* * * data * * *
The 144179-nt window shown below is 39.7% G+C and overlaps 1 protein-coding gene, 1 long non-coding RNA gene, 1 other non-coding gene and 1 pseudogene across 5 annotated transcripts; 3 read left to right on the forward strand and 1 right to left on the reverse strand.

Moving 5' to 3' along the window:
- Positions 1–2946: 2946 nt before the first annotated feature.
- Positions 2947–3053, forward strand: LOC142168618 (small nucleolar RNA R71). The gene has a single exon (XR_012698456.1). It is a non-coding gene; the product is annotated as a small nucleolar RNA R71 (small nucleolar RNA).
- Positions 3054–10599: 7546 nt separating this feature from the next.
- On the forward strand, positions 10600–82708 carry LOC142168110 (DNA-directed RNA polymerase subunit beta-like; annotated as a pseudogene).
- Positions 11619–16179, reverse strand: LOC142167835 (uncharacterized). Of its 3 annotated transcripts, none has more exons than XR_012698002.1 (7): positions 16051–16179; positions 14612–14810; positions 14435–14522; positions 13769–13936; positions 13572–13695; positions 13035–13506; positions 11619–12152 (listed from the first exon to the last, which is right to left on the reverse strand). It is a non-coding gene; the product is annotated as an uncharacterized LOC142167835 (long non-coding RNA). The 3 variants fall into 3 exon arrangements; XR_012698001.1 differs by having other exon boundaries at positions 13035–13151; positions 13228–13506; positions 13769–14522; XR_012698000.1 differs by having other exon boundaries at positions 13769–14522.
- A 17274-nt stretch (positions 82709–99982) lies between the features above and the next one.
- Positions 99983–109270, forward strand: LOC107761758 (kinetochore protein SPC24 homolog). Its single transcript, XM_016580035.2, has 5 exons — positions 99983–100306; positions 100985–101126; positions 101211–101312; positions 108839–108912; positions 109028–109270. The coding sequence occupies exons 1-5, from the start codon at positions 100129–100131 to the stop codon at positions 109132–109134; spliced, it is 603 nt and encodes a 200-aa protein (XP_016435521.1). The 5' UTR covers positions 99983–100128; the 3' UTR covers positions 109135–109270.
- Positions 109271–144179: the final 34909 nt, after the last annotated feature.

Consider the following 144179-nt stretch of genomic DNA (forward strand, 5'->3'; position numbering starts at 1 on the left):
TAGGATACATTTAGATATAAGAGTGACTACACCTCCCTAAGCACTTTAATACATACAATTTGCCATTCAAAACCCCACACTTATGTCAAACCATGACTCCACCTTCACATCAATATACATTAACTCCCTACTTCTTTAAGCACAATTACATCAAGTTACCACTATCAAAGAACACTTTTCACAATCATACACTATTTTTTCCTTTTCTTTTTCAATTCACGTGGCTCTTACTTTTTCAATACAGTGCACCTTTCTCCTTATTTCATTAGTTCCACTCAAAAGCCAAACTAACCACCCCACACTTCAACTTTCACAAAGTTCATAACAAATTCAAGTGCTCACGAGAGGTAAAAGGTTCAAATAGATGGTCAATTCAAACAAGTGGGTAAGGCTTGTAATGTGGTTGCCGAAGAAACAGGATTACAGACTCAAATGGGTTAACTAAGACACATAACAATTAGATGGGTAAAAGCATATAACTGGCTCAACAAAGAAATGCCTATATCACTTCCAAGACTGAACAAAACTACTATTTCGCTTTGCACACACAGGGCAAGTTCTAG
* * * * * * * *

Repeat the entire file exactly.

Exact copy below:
The 144179-nt window shown below is 39.7% G+C and overlaps 1 protein-coding gene, 1 long non-coding RNA gene, 1 other non-coding gene and 1 pseudogene across 5 annotated transcripts; 3 read left to right on the forward strand and 1 right to left on the reverse strand.

Moving 5' to 3' along the window:
- Positions 1–2946: 2946 nt before the first annotated feature.
- Positions 2947–3053, forward strand: LOC142168618 (small nucleolar RNA R71). The gene has a single exon (XR_012698456.1). It is a non-coding gene; the product is annotated as a small nucleolar RNA R71 (small nucleolar RNA).
- Positions 3054–10599: 7546 nt separating this feature from the next.
- On the forward strand, positions 10600–82708 carry LOC142168110 (DNA-directed RNA polymerase subunit beta-like; annotated as a pseudogene).
- Positions 11619–16179, reverse strand: LOC142167835 (uncharacterized). Of its 3 annotated transcripts, none has more exons than XR_012698002.1 (7): positions 16051–16179; positions 14612–14810; positions 14435–14522; positions 13769–13936; positions 13572–13695; positions 13035–13506; positions 11619–12152 (listed from the first exon to the last, which is right to left on the reverse strand). It is a non-coding gene; the product is annotated as an uncharacterized LOC142167835 (long non-coding RNA). The 3 variants fall into 3 exon arrangements; XR_012698001.1 differs by having other exon boundaries at positions 13035–13151; positions 13228–13506; positions 13769–14522; XR_012698000.1 differs by having other exon boundaries at positions 13769–14522.
- A 17274-nt stretch (positions 82709–99982) lies between the features above and the next one.
- Positions 99983–109270, forward strand: LOC107761758 (kinetochore protein SPC24 homolog). Its single transcript, XM_016580035.2, has 5 exons — positions 99983–100306; positions 100985–101126; positions 101211–101312; positions 108839–108912; positions 109028–109270. The coding sequence occupies exons 1-5, from the start codon at positions 100129–100131 to the stop codon at positions 109132–109134; spliced, it is 603 nt and encodes a 200-aa protein (XP_016435521.1). The 5' UTR covers positions 99983–100128; the 3' UTR covers positions 109135–109270.
- Positions 109271–144179: the final 34909 nt, after the last annotated feature.

Consider the following 144179-nt stretch of genomic DNA (forward strand, 5'->3'; position numbering starts at 1 on the left):
TAGGATACATTTAGATATAAGAGTGACTACACCTCCCTAAGCACTTTAATACATACAATTTGCCATTCAAAACCCCACACTTATGTCAAACCATGACTCCACCTTCACATCAATATACATTAACTCCCTACTTCTTTAAGCACAATTACATCAAGTTACCACTATCAAAGAACACTTTTCACAATCATACACTATTTTTTCCTTTTCTTTTTCAATTCACGTGGCTCTTACTTTTTCAATACAGTGCACCTTTCTCCTTATTTCATTAGTTCCACTCAAAAGCCAAACTAACCACCCCACACTTCAACTTTCACAAAGTTCATAACAAATTCAAGTGCTCACGAGAGGTAAAAGGTTCAAATAGATGGTCAATTCAAACAAGTGGGTAAGGCTTGTAATGTGGTTGCCGAAGAAACAGGATTACAGACTCAAATGGGTTAACTAAGACACATAACAATTAGATGGGTAAAAGCATATAACTGGCTCAACAAAGAAATGCCTATATCACTTCCAAGACTGAACAAAACTACTATTTCGCTTTGCACACACAGGGCAAGTTCTAG